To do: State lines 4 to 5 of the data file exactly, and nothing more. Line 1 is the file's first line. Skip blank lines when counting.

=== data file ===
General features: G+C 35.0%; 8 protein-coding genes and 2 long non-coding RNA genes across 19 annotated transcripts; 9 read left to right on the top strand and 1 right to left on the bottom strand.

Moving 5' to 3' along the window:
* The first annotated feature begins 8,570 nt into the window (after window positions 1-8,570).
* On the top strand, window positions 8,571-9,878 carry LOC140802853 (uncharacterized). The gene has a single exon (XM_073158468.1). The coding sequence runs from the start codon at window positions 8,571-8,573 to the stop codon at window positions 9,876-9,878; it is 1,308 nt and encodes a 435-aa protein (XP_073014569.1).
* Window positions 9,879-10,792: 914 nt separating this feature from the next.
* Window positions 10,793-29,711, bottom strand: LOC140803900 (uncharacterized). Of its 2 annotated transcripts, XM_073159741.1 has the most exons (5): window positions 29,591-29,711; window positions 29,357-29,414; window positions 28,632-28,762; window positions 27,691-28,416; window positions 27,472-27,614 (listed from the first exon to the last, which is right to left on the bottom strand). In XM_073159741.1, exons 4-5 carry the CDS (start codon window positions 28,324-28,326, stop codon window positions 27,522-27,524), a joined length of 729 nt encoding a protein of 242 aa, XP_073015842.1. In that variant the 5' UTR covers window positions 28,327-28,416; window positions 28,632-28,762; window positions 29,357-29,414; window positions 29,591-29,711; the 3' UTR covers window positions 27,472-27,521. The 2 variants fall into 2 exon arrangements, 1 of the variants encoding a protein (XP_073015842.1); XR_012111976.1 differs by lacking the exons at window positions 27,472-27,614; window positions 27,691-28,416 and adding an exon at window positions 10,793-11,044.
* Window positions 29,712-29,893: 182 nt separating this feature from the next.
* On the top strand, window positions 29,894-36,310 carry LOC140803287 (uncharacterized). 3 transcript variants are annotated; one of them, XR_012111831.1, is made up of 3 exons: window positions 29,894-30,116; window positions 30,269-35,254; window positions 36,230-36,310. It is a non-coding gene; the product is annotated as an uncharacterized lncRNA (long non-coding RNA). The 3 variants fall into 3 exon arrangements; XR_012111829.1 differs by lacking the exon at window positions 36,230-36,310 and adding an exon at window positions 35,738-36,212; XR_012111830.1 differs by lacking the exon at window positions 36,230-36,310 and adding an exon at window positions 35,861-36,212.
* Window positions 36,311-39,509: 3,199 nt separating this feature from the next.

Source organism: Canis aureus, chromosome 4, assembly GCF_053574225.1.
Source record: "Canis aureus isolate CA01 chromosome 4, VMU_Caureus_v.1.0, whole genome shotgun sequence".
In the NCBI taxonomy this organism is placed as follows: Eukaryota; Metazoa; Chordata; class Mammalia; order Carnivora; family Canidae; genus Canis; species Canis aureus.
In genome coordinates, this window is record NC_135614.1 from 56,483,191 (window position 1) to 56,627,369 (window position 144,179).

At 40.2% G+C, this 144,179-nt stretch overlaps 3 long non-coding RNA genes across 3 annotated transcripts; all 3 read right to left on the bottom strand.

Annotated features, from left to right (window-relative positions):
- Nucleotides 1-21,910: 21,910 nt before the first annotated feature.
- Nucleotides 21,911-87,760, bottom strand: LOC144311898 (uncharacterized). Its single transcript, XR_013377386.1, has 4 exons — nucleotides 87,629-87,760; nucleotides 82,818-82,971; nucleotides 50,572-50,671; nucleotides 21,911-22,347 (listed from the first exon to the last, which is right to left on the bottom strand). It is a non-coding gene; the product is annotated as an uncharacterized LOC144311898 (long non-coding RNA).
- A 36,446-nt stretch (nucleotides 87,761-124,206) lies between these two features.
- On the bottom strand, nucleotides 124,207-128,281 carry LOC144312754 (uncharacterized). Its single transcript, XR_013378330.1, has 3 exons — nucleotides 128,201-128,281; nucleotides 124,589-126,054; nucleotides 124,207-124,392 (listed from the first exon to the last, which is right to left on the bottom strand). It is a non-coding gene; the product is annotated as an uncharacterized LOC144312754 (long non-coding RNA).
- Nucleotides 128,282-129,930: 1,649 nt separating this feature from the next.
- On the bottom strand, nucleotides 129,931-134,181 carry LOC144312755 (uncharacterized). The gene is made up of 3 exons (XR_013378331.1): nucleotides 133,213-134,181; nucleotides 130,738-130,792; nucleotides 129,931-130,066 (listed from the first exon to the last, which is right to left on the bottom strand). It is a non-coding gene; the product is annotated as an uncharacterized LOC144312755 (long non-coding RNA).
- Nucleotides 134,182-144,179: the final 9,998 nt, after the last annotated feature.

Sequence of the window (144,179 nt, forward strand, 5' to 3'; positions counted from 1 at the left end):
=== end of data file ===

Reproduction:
* On the top strand, window positions 8,571-9,878 carry LOC140802853 (uncharacterized). The gene has a single exon (XM_073158468.1). The coding sequence runs from the start codon at window positions 8,571-8,573 to the stop codon at window positions 9,876-9,878; it is 1,308 nt and encodes a 435-aa protein (XP_073014569.1).
* Window positions 9,879-10,792: 914 nt separating this feature from the next.